The click event of cmdViewResults in the query builder dialog takes care of this for me. The SQL statement is used to open an ADO recordset object. The code opens the sub-form fsfrQueryResults (which will display the results) in design view but hidden. The code then removes any existing controls on the form and then adds a checkbox for each Boolean field or a textbox for any other field. This is handled through the Application.CreateControl method. The form is displayed in datasheet view so I don't need to worry about the layout of the controls–they automatically show up in the dataset in the order in which they're created on the form. With all the controls created, the form is closed and saved. After that, the parent form for this sub-form is opened and the ADO recordset I got earlier to the Recordset property of the sub-form is assigned to its Recordset property. This allows me to use either SQL Server or Access data without having the change the code. The form is shown in Figure 2.

Figure 2

The results form allows the user to preview the data or copy it from Access to some other application. The data can also be exported from the form by a button click. The button simply calls DoCmd.OutputTo to export the data.

How to use it

The resulting application is available in the accompanying download. The application is designed as an add-in, which allows it to work with both SQL Server and Access data without changing your code. However, if you would rather integrate the code right into an application, you can import all of the objects from the sample database into your own project. All you need to do to start the application is open the query builder dialog.

Sometimes simplicity in design can lead to a better user experience. This tool empowers beginner users with their data in much the same way that the Access query designer can empower more advanced users. The feedback we've had on this tool so far has been extremely favorable. Think about including something like this in your next project and see how much you can improve the usability of your application.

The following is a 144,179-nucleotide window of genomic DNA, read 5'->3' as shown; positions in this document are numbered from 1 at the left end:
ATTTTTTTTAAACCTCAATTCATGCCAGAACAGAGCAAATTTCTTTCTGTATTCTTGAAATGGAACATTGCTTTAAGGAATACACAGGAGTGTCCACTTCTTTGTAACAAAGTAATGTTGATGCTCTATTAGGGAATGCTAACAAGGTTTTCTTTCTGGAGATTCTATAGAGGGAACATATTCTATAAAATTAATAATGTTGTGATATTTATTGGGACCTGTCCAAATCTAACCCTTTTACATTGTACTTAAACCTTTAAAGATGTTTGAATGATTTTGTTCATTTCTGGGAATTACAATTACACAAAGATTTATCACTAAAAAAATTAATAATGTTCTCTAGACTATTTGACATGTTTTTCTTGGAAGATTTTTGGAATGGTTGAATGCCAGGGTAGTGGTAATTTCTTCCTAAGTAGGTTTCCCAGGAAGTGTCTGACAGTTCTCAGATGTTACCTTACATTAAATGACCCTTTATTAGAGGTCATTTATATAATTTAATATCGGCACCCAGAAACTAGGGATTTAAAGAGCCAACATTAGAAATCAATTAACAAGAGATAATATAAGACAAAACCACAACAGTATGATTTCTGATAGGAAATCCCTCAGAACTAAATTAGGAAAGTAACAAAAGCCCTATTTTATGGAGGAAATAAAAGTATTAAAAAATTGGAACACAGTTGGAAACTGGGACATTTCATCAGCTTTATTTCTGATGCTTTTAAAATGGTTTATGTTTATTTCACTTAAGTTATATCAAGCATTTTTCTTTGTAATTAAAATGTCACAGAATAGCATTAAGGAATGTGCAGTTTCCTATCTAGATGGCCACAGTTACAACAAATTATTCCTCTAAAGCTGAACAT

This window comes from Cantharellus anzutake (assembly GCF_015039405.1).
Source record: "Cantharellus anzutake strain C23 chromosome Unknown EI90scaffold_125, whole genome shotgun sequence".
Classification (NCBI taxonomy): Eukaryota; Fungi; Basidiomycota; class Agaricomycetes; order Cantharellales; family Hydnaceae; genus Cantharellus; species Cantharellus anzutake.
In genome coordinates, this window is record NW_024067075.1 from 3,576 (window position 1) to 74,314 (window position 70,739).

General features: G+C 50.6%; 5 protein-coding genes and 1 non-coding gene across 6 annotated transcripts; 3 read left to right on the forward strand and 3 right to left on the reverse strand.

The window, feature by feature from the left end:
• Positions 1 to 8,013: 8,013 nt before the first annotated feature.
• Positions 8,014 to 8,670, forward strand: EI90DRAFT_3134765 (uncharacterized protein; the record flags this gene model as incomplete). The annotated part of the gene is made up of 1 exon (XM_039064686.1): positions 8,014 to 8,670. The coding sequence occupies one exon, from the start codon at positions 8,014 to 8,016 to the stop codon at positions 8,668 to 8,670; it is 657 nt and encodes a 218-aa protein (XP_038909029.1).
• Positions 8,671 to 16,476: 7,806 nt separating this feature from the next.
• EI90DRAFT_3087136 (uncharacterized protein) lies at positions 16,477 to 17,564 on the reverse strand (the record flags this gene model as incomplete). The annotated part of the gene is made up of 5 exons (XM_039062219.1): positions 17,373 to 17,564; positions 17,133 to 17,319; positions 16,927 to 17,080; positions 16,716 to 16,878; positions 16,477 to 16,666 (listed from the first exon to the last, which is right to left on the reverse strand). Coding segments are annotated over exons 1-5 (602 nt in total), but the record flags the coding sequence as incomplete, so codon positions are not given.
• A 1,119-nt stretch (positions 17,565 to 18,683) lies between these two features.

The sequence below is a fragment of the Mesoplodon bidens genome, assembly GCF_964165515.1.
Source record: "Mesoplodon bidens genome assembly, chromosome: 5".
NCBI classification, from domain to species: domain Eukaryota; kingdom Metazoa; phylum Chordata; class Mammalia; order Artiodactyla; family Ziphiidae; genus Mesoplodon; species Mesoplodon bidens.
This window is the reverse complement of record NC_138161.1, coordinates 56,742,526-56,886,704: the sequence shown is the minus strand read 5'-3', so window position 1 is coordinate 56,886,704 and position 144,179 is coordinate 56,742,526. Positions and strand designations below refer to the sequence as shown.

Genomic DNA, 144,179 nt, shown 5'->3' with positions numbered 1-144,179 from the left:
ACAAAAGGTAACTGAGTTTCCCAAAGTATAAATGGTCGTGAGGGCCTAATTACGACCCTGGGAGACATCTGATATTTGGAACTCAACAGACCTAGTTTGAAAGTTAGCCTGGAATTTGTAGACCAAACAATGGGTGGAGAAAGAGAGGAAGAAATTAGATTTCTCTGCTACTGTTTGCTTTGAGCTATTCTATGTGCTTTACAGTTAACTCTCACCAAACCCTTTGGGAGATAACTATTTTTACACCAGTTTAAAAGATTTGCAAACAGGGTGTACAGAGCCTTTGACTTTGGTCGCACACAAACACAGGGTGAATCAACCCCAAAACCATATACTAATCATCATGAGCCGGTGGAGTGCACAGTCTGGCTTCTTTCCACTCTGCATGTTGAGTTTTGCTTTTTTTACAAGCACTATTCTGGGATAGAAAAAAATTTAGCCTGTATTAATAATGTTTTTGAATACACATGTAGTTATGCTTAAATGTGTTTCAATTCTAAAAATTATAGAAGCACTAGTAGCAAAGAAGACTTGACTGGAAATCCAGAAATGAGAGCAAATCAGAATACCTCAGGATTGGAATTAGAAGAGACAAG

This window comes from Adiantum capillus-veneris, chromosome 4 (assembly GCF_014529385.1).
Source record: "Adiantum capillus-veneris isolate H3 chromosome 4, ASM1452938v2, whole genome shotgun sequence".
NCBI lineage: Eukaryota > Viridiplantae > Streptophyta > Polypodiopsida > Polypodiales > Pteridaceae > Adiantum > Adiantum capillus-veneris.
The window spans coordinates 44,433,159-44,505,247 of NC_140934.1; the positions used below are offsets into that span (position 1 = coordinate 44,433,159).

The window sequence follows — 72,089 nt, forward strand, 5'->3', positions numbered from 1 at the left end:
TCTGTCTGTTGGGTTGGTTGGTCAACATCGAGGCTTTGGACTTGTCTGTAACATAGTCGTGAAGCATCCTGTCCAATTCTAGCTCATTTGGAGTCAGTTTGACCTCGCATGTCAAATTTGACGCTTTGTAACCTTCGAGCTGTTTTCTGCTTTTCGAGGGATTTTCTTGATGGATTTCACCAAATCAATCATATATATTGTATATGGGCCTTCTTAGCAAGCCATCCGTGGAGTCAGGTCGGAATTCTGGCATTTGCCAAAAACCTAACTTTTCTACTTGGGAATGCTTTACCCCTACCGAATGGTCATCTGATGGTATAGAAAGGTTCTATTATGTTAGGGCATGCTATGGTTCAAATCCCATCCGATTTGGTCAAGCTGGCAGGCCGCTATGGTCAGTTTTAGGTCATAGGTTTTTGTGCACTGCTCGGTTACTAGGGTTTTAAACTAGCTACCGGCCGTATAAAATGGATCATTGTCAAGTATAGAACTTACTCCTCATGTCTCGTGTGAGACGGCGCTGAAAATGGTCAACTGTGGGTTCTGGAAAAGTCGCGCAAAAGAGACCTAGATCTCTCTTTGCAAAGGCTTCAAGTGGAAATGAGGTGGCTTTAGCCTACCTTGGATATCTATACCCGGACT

Your download file is called 511SINCLAIR.ZIP in the file

This can be purchased with all the other downloads on this page


Before using as an Add-in, you may wish to edit the "qbf" prefix to suit your query name conventions. This is defined by the mstrcPrefix constant in the ListQueries function in the form fdlgQueryBuilder .
To install an Access Add-IN, use the menu in Access 2003 - Tools then Add-Ins then locate the
"M7 Query Builder.mda" file.  Once a file has been setup as an Add-In, a copy of the file is moved to the Access AddIns folder.

Sidebar: Connection.OpenSchema

The OpenSchema method of the ADO Connection object returns information about the data store defined in the connection. It allows you, among other things, to list tables, queries, constraints, and indexes. It can also be used to list users in a database and many other things. This function takes three parameters. The first parameter is a value of the SchemaEnum enumeration that defines the information you want to get. The second parameter is an optional array of restrictions you want to place on the data. Each member of the array corresponds to a particular column in the result set. The Access Help has information on what restrictions can be used with each schema. The final parameter, SchemaID, is a GUID value that's only used if the schema requested is adSchemaProviderSpecific. This special schema type allows you to request information that's custom tailored to the provider, such as the value "{947bb102-5d43-11d1-bdbf-00c04fb92675}," which will cause the function to return the list of users connected to an Access database. The result of the OpenSchema call is a read-only ADO Recordset.